Four of those six were linked to the Russian state-owned energy giant Gazprom or one of its subsidiaries, while the other two were associated with Lukoil, Russia's largest privately owned oil and gas company.
 

EnolaGaia

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A senior aviation expert and former head of the Moscow Aviation Institute has died from a mysterious fall within the institute's headquarters building. The fall seems to have involved tumbling down multiple flights of stairs.
Ex-Putin Ally Plunges to His Death ‘From a Great Height’ at Moscow Aviation Institute

An aviation expert has become the latest Russian official to fall to his death in mysterious circumstances.

Anatoly Gerashchenko, the former head of Moscow’s Aviation Institute (MAI), died in a mysterious fall inside the institute’s headquarters in the Russian capital on Tuesday.

The organization’s press office released a statement describing the 73-year-old’s death as “the result of an accident,” adding that his untimely demise was a “a colossal loss for the MAI and the scientific and pedagogical community.”

Russian news outlet Izvestia, citing an unnamed source, reported that Gerashchenko “fell from a great height” and careened down several flights of stairs. He was reportedly pronounced dead at the scene. ...
FULL STORY: https://www.thedailybeast.com/russi...o-falls-to-his-death-in-latest-plunge-mystery
 

Endlessly Amazed

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Spookdaddy

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One note of caution here (aside from don’t go near a window if you’ve annoyed a Russian dictator): It's worth keeping in mind that favoured methods of suicide do vary somewhat between cultures. For instance, although jumping to one’s death is pretty rare in the US and Western Europe, it's a common method in Hong Kong (This medical paper suggests just over 48% (in the years 2002 to 2007) - Wiki suggests even higher (no pun intended) at 52%.

Also, although I doubt there's any question that forcible defenestration has been used as a method of assassination, I'm not entirely sure about the practicalities of its widespread application - at least, not in any covert sense. For a start, I don’t think it would be feasible without involving a whole team of assassins. It‘s not unknown for it to take four or five burly peelers to safely subdue and restrain a particularly recalcitrant scallywag, and these individuals aren't (generally) expecting to be killed; heaven knows how much more effort would be needed if the person involved knew that they were fighting for their lives. It would of course be different if the victim were restrained or incapacitated, but evidence of this is likely to show up. Within the nation that sponsors the killing, I dare say any post mortem evidence can be subverted, but on an international level, this would clearly be problematic. I do wonder if psychological force might be used in overseas cases - as in threats against family back in Russia.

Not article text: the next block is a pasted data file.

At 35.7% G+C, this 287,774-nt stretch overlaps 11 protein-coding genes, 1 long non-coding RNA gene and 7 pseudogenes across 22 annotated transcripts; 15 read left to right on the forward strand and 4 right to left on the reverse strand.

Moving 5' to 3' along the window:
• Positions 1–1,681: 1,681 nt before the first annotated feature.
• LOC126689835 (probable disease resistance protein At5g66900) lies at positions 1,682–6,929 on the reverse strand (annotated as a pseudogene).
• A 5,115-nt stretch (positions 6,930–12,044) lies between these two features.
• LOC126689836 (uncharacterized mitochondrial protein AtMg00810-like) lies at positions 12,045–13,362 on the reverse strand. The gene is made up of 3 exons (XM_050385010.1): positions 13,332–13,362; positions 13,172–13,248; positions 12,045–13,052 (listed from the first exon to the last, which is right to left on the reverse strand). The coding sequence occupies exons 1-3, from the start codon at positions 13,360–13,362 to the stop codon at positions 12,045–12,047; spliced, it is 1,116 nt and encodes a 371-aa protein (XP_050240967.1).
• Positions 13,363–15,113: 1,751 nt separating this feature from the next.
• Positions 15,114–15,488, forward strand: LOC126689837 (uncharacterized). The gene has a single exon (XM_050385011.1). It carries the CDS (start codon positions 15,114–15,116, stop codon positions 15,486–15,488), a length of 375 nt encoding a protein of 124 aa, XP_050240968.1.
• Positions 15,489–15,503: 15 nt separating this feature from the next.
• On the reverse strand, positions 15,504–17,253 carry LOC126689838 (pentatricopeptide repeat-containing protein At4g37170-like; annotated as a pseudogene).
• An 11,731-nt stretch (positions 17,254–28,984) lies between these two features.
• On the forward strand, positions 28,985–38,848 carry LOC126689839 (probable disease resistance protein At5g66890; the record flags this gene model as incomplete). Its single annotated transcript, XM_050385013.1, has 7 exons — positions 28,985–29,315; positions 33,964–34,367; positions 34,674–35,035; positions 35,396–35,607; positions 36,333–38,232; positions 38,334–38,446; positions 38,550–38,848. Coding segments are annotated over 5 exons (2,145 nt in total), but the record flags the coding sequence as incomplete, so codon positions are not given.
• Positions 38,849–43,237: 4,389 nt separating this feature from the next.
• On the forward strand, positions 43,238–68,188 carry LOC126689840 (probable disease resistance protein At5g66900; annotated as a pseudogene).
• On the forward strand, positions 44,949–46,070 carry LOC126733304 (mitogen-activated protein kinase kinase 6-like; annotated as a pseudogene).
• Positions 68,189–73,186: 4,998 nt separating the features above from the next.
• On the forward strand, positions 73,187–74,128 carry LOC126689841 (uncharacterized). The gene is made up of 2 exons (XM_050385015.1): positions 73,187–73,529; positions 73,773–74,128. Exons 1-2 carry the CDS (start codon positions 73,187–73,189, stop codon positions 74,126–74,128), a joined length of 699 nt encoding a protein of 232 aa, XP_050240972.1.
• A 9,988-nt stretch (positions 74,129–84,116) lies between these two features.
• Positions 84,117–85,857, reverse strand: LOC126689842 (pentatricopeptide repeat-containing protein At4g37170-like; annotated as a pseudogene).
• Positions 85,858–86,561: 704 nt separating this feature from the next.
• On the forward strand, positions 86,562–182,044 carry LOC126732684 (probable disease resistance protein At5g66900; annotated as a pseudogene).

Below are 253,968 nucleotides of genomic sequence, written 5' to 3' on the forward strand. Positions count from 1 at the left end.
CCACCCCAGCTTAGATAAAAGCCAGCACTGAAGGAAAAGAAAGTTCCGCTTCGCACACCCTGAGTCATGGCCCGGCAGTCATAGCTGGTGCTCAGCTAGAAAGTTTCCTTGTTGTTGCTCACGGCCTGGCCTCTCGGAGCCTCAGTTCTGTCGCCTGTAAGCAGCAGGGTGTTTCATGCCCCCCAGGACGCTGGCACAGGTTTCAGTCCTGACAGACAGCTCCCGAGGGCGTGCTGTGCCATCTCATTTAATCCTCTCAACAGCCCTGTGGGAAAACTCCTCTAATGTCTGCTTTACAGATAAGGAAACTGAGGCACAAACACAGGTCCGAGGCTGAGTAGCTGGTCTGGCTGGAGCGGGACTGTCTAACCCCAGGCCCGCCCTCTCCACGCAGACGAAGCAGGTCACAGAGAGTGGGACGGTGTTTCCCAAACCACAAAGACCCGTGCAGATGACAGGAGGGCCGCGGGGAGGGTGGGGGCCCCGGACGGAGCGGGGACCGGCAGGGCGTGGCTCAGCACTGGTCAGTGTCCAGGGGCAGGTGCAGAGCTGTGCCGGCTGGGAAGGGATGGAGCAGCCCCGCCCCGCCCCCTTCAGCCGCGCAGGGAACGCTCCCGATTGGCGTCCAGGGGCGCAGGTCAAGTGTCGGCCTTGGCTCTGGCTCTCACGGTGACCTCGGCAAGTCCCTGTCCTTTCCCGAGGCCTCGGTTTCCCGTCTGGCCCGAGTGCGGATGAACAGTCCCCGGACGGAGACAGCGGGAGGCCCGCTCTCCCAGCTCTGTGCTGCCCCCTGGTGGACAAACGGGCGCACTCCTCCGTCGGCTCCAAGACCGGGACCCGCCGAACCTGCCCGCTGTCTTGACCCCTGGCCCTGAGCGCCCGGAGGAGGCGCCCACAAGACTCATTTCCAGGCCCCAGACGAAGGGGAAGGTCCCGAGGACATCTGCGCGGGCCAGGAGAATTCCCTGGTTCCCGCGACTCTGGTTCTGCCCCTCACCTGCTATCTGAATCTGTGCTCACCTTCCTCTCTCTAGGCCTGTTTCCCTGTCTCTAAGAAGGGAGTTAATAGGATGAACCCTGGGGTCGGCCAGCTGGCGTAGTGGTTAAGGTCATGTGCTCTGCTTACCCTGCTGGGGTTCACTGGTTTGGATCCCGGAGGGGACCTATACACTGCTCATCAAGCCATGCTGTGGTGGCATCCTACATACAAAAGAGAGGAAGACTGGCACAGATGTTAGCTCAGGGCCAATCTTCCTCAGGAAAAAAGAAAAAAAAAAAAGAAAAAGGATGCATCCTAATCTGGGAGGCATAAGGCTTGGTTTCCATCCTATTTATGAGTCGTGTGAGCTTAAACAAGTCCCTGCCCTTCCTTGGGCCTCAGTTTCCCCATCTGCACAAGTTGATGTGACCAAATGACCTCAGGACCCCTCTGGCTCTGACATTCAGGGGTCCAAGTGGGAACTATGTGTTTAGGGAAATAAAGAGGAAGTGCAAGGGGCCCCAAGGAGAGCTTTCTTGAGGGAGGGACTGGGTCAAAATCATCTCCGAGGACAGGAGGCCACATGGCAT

I’m in two minds about the subject. I’m not saying no – just being circumspect. It’s worth pointing out that myths around suicide regularly contribute to accusations of conspiracy: the two most obvious being the lack of a suicide letter (nowhere near as ubiquitous as commonly held) and the implication that any hanging where part of the body is found touching the ground in a way which would have aided the victim to support themselves is suspicious (actually quite common).